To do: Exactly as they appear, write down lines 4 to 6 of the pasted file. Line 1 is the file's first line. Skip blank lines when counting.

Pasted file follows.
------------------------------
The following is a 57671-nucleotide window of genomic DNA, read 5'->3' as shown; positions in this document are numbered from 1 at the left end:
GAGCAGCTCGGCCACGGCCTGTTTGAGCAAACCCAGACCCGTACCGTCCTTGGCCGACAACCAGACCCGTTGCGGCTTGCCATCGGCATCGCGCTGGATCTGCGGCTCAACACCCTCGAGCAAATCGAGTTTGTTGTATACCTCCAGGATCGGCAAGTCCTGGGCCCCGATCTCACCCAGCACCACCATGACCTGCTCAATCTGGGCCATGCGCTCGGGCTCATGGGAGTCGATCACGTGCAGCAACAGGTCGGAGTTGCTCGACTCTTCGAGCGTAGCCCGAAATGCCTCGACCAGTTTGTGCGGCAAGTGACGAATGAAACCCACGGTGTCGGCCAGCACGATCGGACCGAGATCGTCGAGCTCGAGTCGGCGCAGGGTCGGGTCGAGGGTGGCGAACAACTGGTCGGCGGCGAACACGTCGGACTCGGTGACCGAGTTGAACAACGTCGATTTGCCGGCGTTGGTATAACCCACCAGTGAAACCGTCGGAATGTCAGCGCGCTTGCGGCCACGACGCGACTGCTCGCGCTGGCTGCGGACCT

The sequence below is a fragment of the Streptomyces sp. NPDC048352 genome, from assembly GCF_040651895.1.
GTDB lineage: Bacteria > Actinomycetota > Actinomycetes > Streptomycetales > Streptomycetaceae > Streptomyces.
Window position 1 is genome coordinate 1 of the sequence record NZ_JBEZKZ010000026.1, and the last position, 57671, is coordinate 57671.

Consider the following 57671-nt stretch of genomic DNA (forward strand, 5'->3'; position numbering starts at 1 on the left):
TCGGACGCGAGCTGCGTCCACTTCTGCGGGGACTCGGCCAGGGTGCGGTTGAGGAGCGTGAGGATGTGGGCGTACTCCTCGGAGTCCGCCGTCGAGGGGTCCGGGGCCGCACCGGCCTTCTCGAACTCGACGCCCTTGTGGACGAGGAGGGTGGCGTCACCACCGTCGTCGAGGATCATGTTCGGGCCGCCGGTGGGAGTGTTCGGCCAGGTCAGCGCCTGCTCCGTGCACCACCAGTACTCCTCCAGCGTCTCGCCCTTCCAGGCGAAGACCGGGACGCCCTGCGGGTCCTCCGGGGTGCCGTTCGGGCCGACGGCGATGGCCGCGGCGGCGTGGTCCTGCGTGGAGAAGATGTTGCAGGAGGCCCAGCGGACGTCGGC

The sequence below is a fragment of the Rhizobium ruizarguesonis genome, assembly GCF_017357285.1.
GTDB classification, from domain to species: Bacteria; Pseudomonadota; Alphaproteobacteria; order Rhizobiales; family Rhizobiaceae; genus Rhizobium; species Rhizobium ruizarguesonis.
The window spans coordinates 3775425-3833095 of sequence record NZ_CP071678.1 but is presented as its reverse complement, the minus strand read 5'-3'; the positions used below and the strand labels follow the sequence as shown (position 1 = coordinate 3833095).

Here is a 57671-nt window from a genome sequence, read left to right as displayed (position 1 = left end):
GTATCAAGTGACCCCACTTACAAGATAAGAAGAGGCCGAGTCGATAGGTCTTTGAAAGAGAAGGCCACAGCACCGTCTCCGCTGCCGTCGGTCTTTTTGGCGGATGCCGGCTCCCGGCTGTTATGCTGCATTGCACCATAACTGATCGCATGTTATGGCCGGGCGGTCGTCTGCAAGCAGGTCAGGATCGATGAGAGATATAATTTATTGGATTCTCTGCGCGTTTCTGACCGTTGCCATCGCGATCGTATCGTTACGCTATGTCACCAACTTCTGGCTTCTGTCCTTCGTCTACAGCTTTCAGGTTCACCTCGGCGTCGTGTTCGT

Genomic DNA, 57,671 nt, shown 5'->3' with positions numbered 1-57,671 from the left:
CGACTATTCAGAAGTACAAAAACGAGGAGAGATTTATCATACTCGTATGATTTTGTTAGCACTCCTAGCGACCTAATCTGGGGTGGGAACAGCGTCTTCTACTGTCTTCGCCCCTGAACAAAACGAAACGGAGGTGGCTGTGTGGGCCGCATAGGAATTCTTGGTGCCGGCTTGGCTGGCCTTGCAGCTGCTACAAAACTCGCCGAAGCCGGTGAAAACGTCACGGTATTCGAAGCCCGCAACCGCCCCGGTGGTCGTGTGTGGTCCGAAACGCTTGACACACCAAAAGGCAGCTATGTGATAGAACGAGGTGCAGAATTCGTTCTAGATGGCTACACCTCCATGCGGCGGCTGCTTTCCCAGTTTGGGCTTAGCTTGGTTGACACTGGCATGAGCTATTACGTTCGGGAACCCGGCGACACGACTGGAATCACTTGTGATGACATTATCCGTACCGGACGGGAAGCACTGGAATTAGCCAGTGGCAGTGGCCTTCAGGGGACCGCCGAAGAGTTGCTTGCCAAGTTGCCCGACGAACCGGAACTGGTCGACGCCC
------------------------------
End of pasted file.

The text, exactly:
GTDB lineage: Bacteria > Actinomycetota > Actinomycetes > Streptomycetales > Streptomycetaceae > Streptomyces.
Window position 1 is genome coordinate 1 of the sequence record NZ_JBEZKZ010000026.1, and the last position, 57671, is coordinate 57671.

Consider the following 57671-nt stretch of genomic DNA (forward strand, 5'->3'; position numbering starts at 1 on the left):